Biz Tips: How to Add Personalization to Your Emails

Biz Tips: How to Add Personalization to Your Emails

Biz Tip:

How to Add Personalization to Your Emails

When a customer signs up for your email list, you’re tasked with creating a unique and engaging experience for each person. Consumers expect businesses to use personalization to send them relevant content and offers.

Brands across all industries use personalized interactions to generate leads, sales, and engagement every day. When you consider that email marketing has an outstanding 4,400% return on investment, it’s no wonder that marketers want to know how to make the most of this helpful strategy.

After adding personalization to the mix, business owners tend to see better results than standard blast emails. The reason for this trend is relatively simple to understand — consumers are more likely to engage with emails that are relevant to their lives.

Our goal today is to show you several ways you can add personalization to your email marketing strategy. Specifically, we will look at critical points where you can leverage personalization when contacting email subscribers.

Let’s get started!

Target the Subject Line

Your message’s subject line is the first thing a subscriber will see when they open their inbox. If you want people to click-through and interact with your email, you need to create an engaging headline.

Nothing’s quite as compelling as personalization. When a customer feels like you have a unique solution to their pain point or a way to help them reach their goal, they will open your message.

Including personal elements in your emails’ subject line will help you connect with customers, which leads to more interactions. Imagine receiving an email from a business that’s not relevant to your life, career, or hobbies. Would you open it? Odds are, it would end up in the spam folder.

Now, think about how you would react if you wanted to build a website and a business you subscribed to sent an email with the subject line, “Ready to Build Your Website?” Chances are, you would open the email and at least see what the business had to say. You can use some of the tips below to gather information on your audience and create personalized promotions and content.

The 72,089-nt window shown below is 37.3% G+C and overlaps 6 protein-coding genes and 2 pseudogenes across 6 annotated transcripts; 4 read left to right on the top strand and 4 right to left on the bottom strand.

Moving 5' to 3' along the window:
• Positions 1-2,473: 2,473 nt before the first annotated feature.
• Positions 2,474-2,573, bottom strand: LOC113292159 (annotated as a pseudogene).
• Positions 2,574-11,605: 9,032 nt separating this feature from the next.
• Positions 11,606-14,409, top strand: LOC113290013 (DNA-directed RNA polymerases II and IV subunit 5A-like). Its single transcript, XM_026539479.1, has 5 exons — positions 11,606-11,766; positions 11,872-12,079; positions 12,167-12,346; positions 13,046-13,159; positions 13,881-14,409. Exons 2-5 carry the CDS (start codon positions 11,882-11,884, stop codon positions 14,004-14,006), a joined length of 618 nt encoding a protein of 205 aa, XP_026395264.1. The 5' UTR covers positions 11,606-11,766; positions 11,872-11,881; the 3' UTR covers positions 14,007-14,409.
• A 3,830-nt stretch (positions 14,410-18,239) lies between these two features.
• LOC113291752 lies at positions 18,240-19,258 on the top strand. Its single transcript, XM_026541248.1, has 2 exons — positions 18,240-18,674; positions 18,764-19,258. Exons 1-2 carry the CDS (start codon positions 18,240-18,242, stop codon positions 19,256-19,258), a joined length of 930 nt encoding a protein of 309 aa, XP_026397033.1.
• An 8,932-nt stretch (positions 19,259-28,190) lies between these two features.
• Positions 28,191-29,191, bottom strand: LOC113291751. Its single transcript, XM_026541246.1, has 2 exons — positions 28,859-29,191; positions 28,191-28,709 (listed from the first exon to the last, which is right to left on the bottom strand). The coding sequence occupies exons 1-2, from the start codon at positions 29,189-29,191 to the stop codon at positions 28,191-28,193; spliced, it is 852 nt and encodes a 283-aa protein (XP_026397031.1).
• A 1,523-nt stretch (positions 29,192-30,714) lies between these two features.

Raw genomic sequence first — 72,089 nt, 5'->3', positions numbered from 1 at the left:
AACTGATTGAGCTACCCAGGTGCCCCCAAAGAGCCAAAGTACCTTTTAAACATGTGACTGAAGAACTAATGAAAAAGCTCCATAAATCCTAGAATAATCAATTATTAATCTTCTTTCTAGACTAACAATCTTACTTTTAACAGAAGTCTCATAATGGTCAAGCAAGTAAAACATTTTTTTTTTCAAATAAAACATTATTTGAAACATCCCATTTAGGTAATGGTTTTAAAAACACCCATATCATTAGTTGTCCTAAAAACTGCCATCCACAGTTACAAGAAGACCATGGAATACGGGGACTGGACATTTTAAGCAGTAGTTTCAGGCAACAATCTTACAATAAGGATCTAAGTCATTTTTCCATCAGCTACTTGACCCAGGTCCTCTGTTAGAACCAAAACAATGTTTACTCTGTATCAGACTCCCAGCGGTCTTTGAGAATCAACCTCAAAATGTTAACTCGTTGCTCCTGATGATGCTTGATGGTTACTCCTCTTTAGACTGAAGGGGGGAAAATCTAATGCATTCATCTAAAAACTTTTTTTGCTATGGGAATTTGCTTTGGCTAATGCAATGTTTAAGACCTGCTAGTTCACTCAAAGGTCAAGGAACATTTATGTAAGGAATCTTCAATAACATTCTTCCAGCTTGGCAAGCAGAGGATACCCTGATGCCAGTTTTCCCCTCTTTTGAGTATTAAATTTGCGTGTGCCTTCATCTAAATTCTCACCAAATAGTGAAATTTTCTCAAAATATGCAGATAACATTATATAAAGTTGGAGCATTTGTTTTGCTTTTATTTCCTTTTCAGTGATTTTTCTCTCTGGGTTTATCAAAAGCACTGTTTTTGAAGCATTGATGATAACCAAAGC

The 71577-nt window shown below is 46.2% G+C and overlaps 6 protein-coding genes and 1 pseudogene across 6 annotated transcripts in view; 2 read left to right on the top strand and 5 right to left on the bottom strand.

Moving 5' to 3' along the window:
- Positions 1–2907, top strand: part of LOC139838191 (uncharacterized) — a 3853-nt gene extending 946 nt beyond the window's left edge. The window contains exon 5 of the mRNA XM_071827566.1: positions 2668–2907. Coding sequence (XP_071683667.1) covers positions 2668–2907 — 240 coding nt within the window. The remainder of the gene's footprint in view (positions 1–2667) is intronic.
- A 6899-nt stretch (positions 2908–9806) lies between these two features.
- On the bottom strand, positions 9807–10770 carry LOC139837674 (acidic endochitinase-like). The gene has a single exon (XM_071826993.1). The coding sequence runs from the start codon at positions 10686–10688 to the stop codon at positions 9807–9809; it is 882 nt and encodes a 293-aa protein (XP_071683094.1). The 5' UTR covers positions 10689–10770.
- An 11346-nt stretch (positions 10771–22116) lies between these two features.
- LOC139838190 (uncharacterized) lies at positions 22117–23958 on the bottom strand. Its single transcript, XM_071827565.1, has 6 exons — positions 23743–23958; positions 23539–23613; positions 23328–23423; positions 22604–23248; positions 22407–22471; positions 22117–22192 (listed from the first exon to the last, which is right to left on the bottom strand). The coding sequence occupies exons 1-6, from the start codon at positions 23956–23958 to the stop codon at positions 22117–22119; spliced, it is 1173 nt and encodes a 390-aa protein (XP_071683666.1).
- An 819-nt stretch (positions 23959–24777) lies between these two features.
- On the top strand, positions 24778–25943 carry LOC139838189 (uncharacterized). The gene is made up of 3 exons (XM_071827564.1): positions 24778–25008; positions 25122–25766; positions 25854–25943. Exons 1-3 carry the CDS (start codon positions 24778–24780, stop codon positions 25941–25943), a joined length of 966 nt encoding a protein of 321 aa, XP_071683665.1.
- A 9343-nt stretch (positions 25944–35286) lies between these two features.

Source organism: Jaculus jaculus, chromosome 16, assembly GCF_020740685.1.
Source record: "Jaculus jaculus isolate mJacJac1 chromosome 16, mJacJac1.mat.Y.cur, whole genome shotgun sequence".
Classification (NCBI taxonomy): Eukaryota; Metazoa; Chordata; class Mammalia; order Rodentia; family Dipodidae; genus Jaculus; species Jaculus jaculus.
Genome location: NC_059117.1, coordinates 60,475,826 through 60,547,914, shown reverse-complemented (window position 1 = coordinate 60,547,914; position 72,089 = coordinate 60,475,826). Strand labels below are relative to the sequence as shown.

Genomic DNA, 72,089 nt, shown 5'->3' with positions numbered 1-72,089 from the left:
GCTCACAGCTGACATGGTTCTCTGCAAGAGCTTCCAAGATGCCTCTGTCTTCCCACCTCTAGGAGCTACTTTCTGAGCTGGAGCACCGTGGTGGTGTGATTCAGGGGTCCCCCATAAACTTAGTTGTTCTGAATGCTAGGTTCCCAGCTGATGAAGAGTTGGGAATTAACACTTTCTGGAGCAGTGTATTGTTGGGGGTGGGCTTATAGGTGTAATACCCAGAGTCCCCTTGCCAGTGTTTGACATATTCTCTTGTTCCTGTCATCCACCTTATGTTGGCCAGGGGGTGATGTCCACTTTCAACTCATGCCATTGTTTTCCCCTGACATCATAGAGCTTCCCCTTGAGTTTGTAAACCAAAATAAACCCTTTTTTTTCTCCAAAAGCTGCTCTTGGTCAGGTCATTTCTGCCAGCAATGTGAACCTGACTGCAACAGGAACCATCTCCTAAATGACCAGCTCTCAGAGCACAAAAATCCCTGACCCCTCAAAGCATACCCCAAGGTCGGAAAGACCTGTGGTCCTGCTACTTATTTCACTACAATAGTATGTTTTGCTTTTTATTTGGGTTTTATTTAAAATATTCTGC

Use On-Site Triggers

It’s also possible to personalize emails based on the interactions users have on your site. We call the behaviors that lead to us sending an email on-site triggers.

One trigger you can quickly resolve with a well-timed email is cart abandonment. Across all industries, the average cart abandonment rate is 76%. You can get your number lower than this by sending out several emails after a user abandons their cart.

The next time someone lands on your website and adds an item to their cart without finalizing their order, you can send an email series that encourages them to come back. Use this opportunity to touch on specific pain points, answer questions, and promote a more attractive offer.

Research shows that emails customers one hour after they’ve abandoned their shopping carts can result in 6.33% more conversions. In other words, you can bring back some customers that would otherwise leave and never come back by sending emails using on-site triggers.